Back in the story of Avshalom, when we last saw him, he had been welcomed back to the palace but not restored to his position as crown prince.
We’ve seen this expression, ויהי אחרי כן, before:
It doesn’t presage good news.
There is an interesting halacha about this perek:
What do we learn from the story of Avshalom? One obvious thing is the consequences of the law of אשת יפת תאר and of the בן סורר ומורה; as we discussed before, Avshalom’s mother was מעכה בת תלמי מלך גשור, likely a captive princess.
And while Avshalom is not a literal halachic בן סורר ומורה (that only applies to a 13-year old), he is still the archetype of what a בן סורר ומורה is. The actual halacha never applied, but just like Avshalom, it is a source of lessons for the future:
However, ר׳ יונתן objects that the halacha did apply:
Rabbi Aryeh Klapper points out many problems with ר׳ יונתן’s comment. First, ר׳ יונתן was a כהן, and should not have been anywhere near a grave. Second, he was an second-century CE tanna, who lived a century after the Sanhedrin could judge capital cases. So he could not have seen an actual case of בן סורר ומורה being tried. Third, there is a halacha forbidding anyone from sitting on a grave. So one might say that ר׳ יונתן isn’t being literal either:
But there is a historical “בן סורר ומורה”: Avshalom!
And the fact that the “Tomb of Avshalom” has no actual connection to Avshalom is irrelevant. It is a symbol of his rebellion, and a source of a lesson about how to not raise children. And that is why מעשה אבשלום נקרא ומתרגם. What was the problem with David’s relationship with Avshalom? David is clearly not denying Avshalom anything; he has מרכבה וססים וחמשים איש רצים לפניו. His brother Adoniya will later do the same thing:
It is a symbol of royalty:
However, David will not name Avshalom as his successor; he [David] knows that.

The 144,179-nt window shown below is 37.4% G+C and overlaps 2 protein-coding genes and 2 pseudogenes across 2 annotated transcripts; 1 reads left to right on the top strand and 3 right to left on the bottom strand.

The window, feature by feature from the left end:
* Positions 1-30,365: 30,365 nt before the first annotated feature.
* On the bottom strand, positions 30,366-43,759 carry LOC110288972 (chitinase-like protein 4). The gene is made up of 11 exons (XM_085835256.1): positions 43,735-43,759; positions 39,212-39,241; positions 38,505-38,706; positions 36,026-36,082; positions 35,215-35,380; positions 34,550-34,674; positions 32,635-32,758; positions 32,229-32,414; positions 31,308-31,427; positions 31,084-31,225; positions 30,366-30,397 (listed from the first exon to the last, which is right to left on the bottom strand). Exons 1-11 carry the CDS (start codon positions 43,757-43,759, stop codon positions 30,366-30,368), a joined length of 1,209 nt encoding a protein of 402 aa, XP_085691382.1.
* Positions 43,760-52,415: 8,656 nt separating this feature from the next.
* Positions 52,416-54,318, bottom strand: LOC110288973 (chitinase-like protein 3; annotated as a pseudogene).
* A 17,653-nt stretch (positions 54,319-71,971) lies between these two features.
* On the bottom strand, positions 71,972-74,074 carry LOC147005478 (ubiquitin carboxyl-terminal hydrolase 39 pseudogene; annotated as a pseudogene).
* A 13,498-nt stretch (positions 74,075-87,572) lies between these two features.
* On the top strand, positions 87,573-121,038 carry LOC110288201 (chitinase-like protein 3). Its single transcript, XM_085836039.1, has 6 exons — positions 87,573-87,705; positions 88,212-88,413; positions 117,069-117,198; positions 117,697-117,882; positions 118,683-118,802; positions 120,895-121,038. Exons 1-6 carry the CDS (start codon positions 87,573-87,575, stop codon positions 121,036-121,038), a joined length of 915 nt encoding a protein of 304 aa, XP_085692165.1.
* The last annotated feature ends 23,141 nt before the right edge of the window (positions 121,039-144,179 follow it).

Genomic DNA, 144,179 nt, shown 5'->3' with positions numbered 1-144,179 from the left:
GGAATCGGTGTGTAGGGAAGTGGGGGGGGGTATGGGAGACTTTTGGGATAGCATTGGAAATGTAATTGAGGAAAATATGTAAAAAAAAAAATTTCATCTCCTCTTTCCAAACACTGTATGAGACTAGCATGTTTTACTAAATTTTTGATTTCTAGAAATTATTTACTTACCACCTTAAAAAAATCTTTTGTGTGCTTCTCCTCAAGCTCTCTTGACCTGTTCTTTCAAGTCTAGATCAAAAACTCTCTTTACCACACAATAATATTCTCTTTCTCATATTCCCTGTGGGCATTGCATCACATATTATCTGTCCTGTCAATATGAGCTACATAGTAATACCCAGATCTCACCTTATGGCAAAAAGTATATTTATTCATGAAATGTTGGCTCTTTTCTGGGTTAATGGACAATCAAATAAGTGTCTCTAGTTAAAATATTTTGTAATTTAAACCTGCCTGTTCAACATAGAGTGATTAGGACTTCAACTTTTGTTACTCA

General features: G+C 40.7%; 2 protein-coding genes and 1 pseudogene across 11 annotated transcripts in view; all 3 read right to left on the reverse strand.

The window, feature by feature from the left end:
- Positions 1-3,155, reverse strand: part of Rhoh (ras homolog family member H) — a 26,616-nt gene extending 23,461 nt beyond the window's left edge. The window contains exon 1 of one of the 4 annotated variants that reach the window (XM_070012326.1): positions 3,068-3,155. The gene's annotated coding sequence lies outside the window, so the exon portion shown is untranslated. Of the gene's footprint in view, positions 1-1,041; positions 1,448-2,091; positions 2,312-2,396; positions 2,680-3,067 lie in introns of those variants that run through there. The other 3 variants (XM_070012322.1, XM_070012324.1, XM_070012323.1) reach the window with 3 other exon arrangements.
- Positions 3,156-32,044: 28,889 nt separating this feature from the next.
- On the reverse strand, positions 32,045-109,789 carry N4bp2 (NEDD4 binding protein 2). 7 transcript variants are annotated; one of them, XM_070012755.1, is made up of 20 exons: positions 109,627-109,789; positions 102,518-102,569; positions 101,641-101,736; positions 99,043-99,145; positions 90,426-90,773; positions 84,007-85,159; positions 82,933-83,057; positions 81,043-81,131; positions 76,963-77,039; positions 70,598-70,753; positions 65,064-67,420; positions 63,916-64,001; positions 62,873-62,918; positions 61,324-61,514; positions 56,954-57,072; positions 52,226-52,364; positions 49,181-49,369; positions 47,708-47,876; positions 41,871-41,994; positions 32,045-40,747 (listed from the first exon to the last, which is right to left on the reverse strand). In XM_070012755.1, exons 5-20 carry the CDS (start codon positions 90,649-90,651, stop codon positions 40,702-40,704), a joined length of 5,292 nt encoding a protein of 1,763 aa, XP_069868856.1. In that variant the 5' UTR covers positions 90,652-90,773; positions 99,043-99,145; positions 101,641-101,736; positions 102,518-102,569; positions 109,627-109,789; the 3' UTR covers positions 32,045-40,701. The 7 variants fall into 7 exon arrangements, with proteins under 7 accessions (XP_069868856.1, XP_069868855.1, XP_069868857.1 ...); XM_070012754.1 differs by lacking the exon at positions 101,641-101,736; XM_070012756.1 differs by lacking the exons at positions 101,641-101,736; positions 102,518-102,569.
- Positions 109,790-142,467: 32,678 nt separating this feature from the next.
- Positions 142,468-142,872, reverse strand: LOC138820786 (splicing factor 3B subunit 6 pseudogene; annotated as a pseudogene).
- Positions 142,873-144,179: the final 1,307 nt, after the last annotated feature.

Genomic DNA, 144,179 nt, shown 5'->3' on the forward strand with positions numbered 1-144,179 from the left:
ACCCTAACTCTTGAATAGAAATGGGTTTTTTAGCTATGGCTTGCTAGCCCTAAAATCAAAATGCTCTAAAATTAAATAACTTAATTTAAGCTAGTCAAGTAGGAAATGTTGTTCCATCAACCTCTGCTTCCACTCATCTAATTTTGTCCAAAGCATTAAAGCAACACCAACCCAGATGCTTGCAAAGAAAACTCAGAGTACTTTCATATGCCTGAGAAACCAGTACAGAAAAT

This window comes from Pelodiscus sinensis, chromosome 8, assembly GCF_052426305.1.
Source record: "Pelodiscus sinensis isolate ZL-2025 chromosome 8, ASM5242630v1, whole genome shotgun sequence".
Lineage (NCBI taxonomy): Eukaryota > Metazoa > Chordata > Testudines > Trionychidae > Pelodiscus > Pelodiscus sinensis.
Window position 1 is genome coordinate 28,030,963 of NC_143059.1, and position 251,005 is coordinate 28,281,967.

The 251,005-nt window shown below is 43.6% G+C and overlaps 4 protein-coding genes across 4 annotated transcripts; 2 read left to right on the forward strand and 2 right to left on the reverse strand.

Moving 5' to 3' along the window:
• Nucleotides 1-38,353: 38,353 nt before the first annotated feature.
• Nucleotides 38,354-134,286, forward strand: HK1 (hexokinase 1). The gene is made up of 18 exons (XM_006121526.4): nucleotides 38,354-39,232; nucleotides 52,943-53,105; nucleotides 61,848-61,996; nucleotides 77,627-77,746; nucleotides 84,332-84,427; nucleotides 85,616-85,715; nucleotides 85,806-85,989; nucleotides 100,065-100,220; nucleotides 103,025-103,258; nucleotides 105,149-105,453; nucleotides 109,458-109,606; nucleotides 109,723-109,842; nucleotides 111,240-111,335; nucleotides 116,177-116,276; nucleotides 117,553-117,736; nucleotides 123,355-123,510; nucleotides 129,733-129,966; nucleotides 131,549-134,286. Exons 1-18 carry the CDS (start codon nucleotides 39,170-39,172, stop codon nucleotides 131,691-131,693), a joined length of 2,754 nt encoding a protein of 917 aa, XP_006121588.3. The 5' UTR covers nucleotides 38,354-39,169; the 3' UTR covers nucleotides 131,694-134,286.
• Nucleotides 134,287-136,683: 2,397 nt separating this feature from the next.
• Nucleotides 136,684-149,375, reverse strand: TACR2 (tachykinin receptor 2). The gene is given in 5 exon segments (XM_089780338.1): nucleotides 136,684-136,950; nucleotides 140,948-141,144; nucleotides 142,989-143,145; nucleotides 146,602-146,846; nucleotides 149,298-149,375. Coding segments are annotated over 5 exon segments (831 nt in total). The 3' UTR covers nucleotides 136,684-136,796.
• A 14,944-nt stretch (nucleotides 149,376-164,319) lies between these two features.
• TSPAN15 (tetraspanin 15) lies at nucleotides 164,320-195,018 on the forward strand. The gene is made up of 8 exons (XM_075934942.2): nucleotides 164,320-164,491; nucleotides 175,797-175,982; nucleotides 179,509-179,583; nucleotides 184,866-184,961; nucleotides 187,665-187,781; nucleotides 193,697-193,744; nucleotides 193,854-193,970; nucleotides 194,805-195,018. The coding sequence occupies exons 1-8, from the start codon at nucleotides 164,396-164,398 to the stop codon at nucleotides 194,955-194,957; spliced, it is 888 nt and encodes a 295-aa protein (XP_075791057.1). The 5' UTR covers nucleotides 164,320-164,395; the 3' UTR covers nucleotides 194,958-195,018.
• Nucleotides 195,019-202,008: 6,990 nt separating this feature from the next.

But he won’t explicitly tell his other sons that until the end of his life. Avshalom has some sort of position and power, and that is implied in the end of the last perek (שמואל ב יד:לג) ויקרא אל אבשלום.
To be called, קרא אל, is to have a “calling”:
So Avshalom had power, wealth and fame. What he did not have is a relationship with his father.
And I think that is the essence of the לימודים גדולים ונשגבים of the story of Avshalom and David.
So what does Avshalom do with what power he has? He undermines his father.
There is some subtlety to Avshalom’s method here. He is appealing to those מאחד שבטי ישראל because he is playing on the historic tension between יהודה and the rest of the tribes.
And even David, who was king over the united Israel, was really the single king over two separate countries.
But Avshalom may be more subtle than that. Remember the “משפט המלך”:
Avshalom is asking “מי ישמני שפט”, not “מי ישמני מלך”.
Avshalom is demanding a return to the days of ספר שופטים, when the people were free, with no central government taking their money and telling them how to run their lives.
He is a classic populist demagogue. He will refuse to be a מלך. Of course, he will still be the ruler. He wants to be Lord Protector of Israel.
And then Avshalom cements his popularity by refusing the honor due a king. He is not the vain elitist (כאבשלום לא היה איש יפה בכל ישראל להלל מאד) that everyone thought; he treats everyone as an equal:
The irony, of course, is that is not David, but Avshalom, who is imposing משפט המלך: ויעש לו אבשלום מרכבה וססים; וחמשים איש רצים לפניו. It is David who comes closest to the ideal leader: (שמואל ב ח:טו) וימלך דוד על כל ישראל; ויהי דוד עשה משפט וצדקה לכל עמו.